Parent UUID:            00518fca-f877-bf4f-9ccf-7ca9333ade24
### (deleted redundant snapshots)
        UUID:                   a8d457df-9c47-a04a-9f62-af719b4ce73f
        Parent UUID:            00518fca-f877-bf4f-9ccf-7ca9333ade24
        UUID:                   c2346068-2ffe-5748-b5b1-c73c276f5aa3
        Parent UUID:            00518fca-f877-bf4f-9ccf-7ca9333ade24
        UUID:                   5b783c28-dd13-ec4e-a571-969cb03439b1
        Parent UUID:            c2346068-2ffe-5748-b5b1-c73c276f5aa3
### (deleted redundant snapshots)
        UUID:                   914e686e-8531-7d49-8535-e8545a53a17c
        Parent UUID:            627dcc2f-c60c-e341-a12c-97e891e963d7

Just some notes:

  1. Timeshift is not intended to be a backup tool. It is a system recovery tool, like “Windows Recovery”. By design, it is not made to restore a backup of a previous installation to a new installation. Your use case here with timeshift is uncommon.
  2. Usually it is possible (but not intended) to send a timeshift (btrfs) snapshot on a new partition and call it @ plus all other subvolumes which exists in fstab. Then chroot into it and reinstall/update grub.
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I realise that. A few months ago, I was pretty new to using btrfs, so I figured I’d give it a go this time around. I wrongly assumed that a Timeshift restore would work similar to a Windows System Restore, or reverting to a previous state similar to a ZFS snapshot.

Timeshift, GUI or command line, has three options that make any changes: Create, delete, restore. You would think that the latter would be a common use case.

The backup portion was a completely separate thing I was working on changing/migrating to while I was learning more about btrfs, as it was my first time using it as a boot volume.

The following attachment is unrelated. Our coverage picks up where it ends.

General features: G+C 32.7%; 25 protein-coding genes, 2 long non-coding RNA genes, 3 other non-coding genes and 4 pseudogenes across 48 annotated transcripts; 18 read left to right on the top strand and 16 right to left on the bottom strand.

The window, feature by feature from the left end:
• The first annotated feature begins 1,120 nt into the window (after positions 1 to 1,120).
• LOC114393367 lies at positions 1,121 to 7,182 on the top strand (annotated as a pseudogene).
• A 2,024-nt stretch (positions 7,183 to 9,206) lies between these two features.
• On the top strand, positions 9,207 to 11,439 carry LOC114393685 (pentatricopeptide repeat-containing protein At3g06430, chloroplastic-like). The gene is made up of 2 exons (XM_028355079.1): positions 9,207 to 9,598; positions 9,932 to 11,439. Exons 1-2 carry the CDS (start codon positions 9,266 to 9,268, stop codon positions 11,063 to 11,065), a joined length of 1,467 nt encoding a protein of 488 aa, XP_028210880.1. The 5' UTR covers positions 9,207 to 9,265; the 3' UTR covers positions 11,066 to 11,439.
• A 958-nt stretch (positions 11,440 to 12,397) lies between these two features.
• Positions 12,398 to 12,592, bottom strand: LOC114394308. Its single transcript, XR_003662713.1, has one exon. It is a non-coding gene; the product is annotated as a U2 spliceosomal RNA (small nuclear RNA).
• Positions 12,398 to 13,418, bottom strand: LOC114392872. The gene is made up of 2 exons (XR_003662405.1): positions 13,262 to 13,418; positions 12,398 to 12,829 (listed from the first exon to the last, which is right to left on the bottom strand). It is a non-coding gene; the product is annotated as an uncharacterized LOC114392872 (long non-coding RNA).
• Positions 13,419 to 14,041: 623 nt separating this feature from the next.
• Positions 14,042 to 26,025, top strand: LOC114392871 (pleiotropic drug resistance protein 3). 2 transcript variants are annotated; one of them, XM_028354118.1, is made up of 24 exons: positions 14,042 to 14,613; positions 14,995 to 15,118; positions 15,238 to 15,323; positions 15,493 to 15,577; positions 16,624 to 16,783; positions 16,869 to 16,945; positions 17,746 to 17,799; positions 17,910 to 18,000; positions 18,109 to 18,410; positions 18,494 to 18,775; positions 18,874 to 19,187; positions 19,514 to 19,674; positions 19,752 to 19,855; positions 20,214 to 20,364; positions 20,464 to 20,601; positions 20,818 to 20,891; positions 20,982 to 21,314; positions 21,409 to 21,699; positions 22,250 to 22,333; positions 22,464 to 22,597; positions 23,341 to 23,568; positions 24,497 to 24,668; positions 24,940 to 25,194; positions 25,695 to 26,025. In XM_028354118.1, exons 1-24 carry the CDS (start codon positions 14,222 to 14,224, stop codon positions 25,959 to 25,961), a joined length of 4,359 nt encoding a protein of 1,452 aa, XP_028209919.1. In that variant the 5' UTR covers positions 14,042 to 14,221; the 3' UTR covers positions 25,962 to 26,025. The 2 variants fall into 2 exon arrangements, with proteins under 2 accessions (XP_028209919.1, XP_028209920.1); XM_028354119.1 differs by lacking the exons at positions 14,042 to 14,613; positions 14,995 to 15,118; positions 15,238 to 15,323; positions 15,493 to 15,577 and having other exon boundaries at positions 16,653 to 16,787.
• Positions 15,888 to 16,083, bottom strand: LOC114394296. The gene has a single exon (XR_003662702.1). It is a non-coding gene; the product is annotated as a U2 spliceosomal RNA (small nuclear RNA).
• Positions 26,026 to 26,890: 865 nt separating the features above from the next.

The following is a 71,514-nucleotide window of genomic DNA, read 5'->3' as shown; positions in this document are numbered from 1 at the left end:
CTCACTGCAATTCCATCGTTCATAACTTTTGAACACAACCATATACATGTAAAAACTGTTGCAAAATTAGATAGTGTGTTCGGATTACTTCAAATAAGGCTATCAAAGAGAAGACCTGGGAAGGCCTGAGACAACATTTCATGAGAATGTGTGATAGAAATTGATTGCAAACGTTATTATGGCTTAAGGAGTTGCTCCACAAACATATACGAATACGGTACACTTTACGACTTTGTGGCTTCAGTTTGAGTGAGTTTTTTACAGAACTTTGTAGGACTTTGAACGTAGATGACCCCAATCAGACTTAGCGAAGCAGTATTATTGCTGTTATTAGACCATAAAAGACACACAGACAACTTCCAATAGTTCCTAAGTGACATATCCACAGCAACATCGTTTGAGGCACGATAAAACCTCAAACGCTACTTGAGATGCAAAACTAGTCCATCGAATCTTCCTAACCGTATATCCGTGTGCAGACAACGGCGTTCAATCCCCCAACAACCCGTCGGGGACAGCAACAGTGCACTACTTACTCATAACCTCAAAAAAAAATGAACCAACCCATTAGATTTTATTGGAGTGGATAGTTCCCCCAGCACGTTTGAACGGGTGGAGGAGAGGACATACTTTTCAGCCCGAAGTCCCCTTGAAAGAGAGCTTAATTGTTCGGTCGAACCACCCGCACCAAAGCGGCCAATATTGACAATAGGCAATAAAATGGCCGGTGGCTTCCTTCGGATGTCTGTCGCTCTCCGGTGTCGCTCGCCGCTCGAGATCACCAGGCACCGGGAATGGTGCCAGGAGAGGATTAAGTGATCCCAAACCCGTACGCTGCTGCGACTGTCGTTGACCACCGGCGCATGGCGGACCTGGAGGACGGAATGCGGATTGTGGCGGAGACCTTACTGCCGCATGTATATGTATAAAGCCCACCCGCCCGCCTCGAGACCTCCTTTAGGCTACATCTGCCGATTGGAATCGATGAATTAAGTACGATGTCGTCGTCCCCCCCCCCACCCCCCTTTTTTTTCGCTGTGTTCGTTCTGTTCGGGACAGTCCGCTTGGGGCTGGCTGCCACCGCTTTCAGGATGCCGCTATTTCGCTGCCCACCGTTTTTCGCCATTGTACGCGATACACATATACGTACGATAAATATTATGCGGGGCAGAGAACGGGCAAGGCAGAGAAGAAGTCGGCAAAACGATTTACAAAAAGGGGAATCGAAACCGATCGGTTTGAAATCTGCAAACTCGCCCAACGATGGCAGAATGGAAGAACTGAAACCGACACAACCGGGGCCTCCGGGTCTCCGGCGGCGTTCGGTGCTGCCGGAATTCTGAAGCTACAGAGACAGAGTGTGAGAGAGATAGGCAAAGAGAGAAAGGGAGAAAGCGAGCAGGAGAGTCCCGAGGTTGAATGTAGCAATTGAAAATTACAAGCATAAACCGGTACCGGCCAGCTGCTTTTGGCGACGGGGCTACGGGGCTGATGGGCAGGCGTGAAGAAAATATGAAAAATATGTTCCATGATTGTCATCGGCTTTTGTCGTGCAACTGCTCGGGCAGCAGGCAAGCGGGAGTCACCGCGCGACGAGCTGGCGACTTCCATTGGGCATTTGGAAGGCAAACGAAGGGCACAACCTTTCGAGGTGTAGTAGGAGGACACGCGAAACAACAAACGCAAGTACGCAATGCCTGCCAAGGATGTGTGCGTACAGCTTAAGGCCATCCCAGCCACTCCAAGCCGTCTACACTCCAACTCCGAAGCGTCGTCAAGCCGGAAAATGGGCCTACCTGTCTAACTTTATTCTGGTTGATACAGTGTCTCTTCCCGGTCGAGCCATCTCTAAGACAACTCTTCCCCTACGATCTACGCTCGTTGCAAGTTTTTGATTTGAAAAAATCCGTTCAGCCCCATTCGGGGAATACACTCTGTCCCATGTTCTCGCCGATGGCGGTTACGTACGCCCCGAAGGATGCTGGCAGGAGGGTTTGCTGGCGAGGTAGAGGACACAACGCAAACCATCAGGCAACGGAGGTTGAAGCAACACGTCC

In the previous thread above, I was able to do that with some help, without the need to move any data around. But I realised it just kind of hid the mess it made after the fact.

I know what I can do to get everything back to normal, which is essentially blowing over my entire boot drive. I guess I’m just failing to even find the reasoning of the the why the restore feature of Timeshift works the way it does (using btrfs). I’m starting to think Timeshift btrfs support was a feature implemented well after it was designed with only rsync in mind? I’ve spent hundreds of hours learning more about btrfs over the last month, and actually enjoyed most of it.

I thought I would just reach out here first, just in case I’m just missing something.

Yes, it has a parent volume. If any subvolume has its top-level ID greater than 5, it is called a sub-subvolume or snapshot (for Snapper default layout unlike Timeshift layout)
I think all Timeshift snapshots have the same top-level ID 5, because they use Btrfs flat layout.

Your system should be running at top-level ID 5 by default.

When restoring your snapshot with any different top-level ID, btrfs will “copy” (relink) it to a new subvolume with top-level ID 5 by default.
See: How to restore a snapshot via CLI without using GUI. Timeshift does the same.

# btrfs subvolume snapshot {@Your_snapshot}  {@Your_subvolume}

Now the @Your_subvolume is automatically on top-level ID 5. You don’t need to think much.

For Btrfs: a snapshot is a subvolume.
For ZFS: a snapshot is not a dataset, but it is in the dataset.

Btrfs snapshot is more flexibel than ZFS snapshot. You can move/switch/replace btrfs snapshots/subvolumes as they are all in the B-Tree. You can restore any old snapshot without destroying new snapshots.

If you know git well, from my point of view the comparison between git and zfs/btrfs would be:

  • Btrfs snapshot/subvolume is like git branch behavior.
  • Zfs snapshot is like git commit behavior.
    Zfs dataset is like git branch behavior.

A snapshot is nearly the same as a subvolume.

A readonly snapshot (default)

  • can not be altered
  • can not be moved
  • can be used as source for btrfs-send

A writable snapshot is indeed the same as a subvolume

  • can be altered (like any subvolume)
  • can be moved inside the same btrfs-volume
  • can not be used as source of btrfs-send
Only by convention:

Most subvolumes start with an @ in the name, and most snapshots do not.